Beware the Backlash

bevin2As Americans approach the next general election, unsettling signs are becoming evident across the country.

During the six and a half years that Barack Obama has occupied the White House, he has spearheaded a movement toward enlightenment. And during that time, American society has changed significantly.

The election – and reelection – of the first black President blazed the trail for changes that are transforming American society.

All Americans cannot yet expect equal treatment under the law. But with the President’s recent executive order releasing thousands of minor offenders from absurdly harsh prison sentences, for example, the society is moving in that direction.

Step by step, widespread reform has been taking place.

Several states have liberalized marijuana laws. The Supreme Court has made it possible for Americans to marry whomever they love, regardless of gender. Gays serve openly in the military.

Affordable health insurance is available to millions who were previously excluded, including people with preexisting conditions.

But it has not been easy. Change brings resistance. Progress brings resentment. Vested interests are inevitably impacted. And many people feel threatened as the old ways are shoved aside and unfamiliar patterns of behavior emerge.

I suspect there is a backlash that could have ominous implications for next years’ elections.

According to the pundits, there is a revolt across America against “politics as usual.” Income inequality is being blamed, of course.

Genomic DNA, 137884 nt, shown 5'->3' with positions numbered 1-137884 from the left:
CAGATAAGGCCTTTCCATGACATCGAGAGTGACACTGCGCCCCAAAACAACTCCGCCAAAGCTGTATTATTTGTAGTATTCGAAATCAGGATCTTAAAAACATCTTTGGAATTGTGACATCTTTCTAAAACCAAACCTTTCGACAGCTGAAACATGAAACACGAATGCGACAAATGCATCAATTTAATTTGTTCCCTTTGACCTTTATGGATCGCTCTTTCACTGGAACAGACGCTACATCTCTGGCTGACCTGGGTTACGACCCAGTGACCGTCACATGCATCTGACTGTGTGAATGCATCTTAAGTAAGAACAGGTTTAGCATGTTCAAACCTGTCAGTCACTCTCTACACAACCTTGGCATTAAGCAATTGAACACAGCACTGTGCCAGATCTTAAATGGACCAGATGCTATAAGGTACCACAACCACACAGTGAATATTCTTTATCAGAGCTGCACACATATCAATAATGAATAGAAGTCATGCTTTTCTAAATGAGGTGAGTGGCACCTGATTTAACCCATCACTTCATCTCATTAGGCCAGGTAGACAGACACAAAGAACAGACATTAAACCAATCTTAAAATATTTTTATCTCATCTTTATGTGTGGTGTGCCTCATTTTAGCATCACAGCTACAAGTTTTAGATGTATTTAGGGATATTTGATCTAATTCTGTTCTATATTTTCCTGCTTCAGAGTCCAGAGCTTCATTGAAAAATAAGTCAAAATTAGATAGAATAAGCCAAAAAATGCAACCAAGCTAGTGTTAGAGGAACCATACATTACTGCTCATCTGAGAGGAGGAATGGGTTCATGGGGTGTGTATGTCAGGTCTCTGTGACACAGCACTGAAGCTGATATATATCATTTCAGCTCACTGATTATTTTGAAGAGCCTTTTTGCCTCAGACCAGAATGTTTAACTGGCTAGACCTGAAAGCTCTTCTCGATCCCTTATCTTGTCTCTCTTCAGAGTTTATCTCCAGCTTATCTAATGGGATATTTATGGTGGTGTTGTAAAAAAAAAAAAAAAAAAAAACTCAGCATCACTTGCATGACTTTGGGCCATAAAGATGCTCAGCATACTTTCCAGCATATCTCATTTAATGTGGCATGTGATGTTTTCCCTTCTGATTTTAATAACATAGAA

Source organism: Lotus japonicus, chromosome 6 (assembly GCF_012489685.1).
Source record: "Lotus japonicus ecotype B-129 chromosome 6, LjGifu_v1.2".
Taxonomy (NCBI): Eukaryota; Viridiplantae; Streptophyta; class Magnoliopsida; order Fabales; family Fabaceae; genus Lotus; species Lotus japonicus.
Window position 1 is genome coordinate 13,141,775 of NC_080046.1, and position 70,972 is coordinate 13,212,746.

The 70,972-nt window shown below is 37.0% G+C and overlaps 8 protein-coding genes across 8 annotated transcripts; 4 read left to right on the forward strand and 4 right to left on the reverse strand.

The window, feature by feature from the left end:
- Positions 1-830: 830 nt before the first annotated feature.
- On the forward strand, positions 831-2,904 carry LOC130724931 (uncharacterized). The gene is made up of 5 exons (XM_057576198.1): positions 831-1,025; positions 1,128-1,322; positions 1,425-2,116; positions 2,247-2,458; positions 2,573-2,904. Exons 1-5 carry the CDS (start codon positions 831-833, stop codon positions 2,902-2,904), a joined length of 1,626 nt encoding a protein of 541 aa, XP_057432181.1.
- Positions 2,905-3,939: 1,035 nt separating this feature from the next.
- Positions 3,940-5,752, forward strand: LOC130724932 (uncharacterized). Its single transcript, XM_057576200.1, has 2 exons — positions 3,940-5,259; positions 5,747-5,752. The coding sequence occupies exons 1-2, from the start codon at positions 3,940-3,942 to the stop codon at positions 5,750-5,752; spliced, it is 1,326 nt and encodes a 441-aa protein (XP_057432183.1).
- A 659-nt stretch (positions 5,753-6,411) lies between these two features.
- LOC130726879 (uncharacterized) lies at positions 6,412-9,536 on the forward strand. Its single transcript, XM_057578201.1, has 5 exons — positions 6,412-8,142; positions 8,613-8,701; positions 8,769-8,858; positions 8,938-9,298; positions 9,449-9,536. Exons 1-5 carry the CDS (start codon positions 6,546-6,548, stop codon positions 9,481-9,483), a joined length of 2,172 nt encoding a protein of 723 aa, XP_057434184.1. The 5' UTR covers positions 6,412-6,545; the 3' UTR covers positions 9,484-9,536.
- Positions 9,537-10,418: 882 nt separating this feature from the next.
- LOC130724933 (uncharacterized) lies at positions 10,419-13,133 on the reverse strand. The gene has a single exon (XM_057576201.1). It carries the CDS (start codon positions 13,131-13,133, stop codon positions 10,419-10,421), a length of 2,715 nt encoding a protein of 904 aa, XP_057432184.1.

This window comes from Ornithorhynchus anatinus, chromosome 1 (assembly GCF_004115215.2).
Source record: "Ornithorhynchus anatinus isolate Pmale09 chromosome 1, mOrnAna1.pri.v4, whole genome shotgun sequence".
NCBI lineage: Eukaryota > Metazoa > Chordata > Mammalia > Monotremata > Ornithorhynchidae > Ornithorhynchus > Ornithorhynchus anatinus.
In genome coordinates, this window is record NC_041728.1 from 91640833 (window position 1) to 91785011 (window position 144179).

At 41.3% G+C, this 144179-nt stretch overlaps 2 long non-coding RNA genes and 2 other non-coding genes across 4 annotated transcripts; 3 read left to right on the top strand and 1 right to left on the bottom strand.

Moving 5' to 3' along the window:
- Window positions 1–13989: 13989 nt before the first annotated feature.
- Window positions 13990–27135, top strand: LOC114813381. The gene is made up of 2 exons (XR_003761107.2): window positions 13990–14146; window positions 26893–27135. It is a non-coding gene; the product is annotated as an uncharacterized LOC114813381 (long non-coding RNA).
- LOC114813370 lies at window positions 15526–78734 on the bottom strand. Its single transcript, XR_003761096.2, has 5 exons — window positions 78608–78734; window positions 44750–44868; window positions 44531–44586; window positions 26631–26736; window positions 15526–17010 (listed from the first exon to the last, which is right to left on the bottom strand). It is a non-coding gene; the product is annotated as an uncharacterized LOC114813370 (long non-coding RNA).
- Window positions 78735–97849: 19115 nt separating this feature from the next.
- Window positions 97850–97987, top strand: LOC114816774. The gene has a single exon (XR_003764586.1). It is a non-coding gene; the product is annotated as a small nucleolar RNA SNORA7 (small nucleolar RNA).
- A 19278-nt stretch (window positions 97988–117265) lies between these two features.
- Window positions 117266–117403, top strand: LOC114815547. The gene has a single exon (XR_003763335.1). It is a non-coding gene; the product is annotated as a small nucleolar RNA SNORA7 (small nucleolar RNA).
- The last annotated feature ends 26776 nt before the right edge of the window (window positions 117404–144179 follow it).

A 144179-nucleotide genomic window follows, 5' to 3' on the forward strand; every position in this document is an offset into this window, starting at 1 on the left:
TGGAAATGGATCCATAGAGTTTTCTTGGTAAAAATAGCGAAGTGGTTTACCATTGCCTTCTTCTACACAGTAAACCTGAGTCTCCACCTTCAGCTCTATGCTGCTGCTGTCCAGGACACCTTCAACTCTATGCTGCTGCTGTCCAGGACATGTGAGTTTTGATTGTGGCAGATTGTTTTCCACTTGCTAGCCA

President Obama managed to steer the country’s economy away from the brink of disaster –  a legacy of the Bush administration. But America’s middle class missed out on the recovery. They have fallen woefully behind while corporations and the rich have grown ever more wealthy.

Of course, it was the Republicans in Congress who blocked every effort the President made to level the economic playing field. But apparently, the voters – and the media – have forgotten this.

And I think there’s more to the revolt than income inequality.I suspect there is also a social revolt. For example, last night’s election results included:

  • The upset win by right-wing zealot Matt Bevin (above) in the Kentucky governor’s race, and the defeat of Democrats throughout the state.
  • Rejection in Houston of a bill that would have barred discrimination on the basis of race, age, military status, disability and various other categories.
  • Resounding defeat of a ballot initiative in Ohio to legalize recreational and medical use of marijuana. (Yes, one reason for the initiative’s defeat was that it would have given exclusive growing rights to 10 facilities across the state, all owned by investors in the legalization movement. But that was not the only reason.)

Do voters blame the Democratic President – and Democrats in general – for the changes that are making so many of them uneasy, and for their failure to share in the nation’s economic recovery?

It ‘s beginning to look that way.

Click for the Houston vote.

Click for more on the elections.